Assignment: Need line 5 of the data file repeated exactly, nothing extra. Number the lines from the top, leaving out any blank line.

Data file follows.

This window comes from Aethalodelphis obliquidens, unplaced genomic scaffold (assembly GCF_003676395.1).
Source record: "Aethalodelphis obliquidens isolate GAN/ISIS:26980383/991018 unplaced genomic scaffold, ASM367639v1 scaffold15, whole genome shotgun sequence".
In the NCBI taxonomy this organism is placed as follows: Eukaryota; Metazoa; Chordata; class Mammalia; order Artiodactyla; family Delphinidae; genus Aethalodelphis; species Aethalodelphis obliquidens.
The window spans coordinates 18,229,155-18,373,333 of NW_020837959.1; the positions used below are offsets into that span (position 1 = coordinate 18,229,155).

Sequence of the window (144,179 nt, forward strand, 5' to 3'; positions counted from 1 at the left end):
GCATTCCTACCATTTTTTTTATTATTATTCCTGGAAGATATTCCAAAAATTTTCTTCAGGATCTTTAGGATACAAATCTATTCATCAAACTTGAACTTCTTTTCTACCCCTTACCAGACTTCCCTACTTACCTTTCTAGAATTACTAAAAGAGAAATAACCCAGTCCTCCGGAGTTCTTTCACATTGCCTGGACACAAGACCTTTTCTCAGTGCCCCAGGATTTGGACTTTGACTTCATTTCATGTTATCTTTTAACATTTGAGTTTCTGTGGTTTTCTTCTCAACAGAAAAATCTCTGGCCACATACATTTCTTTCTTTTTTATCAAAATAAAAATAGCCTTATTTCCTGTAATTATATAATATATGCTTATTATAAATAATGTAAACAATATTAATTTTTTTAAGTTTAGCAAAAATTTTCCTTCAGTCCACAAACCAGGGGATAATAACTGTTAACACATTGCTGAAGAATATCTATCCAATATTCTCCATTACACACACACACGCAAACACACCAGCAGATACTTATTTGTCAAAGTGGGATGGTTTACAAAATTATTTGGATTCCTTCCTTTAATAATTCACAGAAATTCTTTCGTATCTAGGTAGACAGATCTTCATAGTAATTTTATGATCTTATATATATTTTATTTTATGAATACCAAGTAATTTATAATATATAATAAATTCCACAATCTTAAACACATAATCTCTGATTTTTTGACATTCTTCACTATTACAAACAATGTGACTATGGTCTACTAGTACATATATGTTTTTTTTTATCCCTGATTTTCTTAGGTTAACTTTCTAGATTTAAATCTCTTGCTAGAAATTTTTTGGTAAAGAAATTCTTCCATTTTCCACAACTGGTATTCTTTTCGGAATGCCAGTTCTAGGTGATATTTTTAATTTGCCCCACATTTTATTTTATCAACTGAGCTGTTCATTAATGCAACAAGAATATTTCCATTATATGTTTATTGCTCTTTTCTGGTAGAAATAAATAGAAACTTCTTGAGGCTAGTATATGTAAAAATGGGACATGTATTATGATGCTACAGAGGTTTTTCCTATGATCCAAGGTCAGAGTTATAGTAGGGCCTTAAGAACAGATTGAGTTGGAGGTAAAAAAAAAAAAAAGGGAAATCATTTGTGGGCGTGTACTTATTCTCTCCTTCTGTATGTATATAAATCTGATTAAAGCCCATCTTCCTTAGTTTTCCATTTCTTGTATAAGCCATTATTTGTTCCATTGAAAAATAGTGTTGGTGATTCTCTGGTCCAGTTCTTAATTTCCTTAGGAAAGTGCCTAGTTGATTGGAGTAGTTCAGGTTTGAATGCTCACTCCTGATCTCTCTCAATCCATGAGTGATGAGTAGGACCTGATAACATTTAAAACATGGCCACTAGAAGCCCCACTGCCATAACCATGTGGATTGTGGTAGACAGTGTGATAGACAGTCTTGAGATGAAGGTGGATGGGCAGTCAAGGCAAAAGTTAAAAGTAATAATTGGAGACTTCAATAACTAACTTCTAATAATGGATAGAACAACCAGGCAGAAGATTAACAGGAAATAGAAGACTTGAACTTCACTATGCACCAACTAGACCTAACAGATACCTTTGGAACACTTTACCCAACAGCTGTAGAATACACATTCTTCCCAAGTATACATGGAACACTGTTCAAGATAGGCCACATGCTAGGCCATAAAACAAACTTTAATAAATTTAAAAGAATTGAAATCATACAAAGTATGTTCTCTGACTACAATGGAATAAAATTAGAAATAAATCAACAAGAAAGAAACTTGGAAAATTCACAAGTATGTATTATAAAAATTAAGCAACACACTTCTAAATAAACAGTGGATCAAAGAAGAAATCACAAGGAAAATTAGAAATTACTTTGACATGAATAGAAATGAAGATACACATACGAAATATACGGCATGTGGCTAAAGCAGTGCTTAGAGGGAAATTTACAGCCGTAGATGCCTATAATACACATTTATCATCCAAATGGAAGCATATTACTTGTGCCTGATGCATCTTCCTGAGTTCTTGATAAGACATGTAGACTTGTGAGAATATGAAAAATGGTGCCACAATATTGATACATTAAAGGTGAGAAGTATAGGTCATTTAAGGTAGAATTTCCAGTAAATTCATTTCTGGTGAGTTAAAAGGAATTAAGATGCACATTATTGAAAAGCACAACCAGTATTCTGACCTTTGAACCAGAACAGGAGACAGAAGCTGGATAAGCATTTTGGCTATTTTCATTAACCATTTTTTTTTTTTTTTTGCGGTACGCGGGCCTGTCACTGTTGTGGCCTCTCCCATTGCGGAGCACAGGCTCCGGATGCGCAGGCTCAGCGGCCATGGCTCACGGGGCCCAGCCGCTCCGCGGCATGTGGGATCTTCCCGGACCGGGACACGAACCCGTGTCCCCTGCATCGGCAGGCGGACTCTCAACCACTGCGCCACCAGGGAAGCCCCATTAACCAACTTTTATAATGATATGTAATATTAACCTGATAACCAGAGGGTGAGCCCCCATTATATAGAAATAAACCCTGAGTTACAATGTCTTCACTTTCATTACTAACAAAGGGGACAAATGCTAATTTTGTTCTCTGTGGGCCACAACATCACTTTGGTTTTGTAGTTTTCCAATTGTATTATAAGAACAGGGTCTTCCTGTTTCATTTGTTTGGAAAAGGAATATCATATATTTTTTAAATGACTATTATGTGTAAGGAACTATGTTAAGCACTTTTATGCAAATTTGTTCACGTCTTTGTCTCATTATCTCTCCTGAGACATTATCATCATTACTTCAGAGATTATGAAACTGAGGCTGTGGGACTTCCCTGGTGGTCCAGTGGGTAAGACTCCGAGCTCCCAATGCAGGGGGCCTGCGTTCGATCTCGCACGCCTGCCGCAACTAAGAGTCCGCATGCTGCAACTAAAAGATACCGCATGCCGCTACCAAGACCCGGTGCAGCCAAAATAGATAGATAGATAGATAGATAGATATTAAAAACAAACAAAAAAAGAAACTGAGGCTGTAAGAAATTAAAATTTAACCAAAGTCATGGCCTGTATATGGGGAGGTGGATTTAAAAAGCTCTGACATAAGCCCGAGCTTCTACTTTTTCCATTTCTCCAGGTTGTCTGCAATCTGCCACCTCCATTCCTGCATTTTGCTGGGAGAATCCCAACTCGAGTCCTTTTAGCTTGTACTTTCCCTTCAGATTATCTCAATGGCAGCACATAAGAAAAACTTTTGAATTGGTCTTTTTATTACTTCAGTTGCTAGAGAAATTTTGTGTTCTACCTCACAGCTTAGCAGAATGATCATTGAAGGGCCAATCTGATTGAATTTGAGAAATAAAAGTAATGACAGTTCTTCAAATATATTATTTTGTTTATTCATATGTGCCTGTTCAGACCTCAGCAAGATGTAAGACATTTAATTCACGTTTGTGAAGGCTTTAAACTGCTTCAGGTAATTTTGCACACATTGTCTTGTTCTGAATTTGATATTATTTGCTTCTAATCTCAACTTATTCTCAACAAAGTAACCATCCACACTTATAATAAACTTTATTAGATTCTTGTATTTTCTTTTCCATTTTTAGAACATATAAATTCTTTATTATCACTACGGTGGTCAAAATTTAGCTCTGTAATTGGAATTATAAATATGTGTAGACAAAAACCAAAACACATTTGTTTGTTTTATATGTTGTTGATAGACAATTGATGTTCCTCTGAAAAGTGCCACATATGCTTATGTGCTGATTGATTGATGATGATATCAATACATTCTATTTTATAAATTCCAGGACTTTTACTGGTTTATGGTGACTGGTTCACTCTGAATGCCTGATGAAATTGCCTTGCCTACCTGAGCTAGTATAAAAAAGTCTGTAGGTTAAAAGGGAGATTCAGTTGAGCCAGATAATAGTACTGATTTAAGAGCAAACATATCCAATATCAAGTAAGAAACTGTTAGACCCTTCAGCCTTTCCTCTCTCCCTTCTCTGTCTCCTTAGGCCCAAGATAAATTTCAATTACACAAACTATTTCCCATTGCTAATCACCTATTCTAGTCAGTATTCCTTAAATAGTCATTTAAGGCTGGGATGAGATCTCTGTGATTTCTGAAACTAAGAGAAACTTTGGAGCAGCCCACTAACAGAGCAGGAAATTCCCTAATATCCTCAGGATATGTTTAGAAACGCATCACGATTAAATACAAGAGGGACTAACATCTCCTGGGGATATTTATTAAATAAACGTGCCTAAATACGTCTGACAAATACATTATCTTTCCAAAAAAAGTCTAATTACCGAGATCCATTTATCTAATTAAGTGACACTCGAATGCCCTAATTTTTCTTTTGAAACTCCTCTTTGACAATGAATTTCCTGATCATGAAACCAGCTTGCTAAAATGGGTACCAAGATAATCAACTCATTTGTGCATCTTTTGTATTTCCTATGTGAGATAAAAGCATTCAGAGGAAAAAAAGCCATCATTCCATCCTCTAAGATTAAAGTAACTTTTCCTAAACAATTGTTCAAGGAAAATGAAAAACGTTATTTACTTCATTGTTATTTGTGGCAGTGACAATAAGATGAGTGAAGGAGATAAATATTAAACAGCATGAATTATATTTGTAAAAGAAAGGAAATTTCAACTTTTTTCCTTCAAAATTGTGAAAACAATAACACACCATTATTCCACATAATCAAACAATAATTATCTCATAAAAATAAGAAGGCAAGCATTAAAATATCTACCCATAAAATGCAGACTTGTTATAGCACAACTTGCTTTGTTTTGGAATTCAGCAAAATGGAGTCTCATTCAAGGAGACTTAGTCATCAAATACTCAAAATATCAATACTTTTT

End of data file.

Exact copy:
Sequence of the window (144,179 nt, forward strand, 5' to 3'; positions counted from 1 at the left end):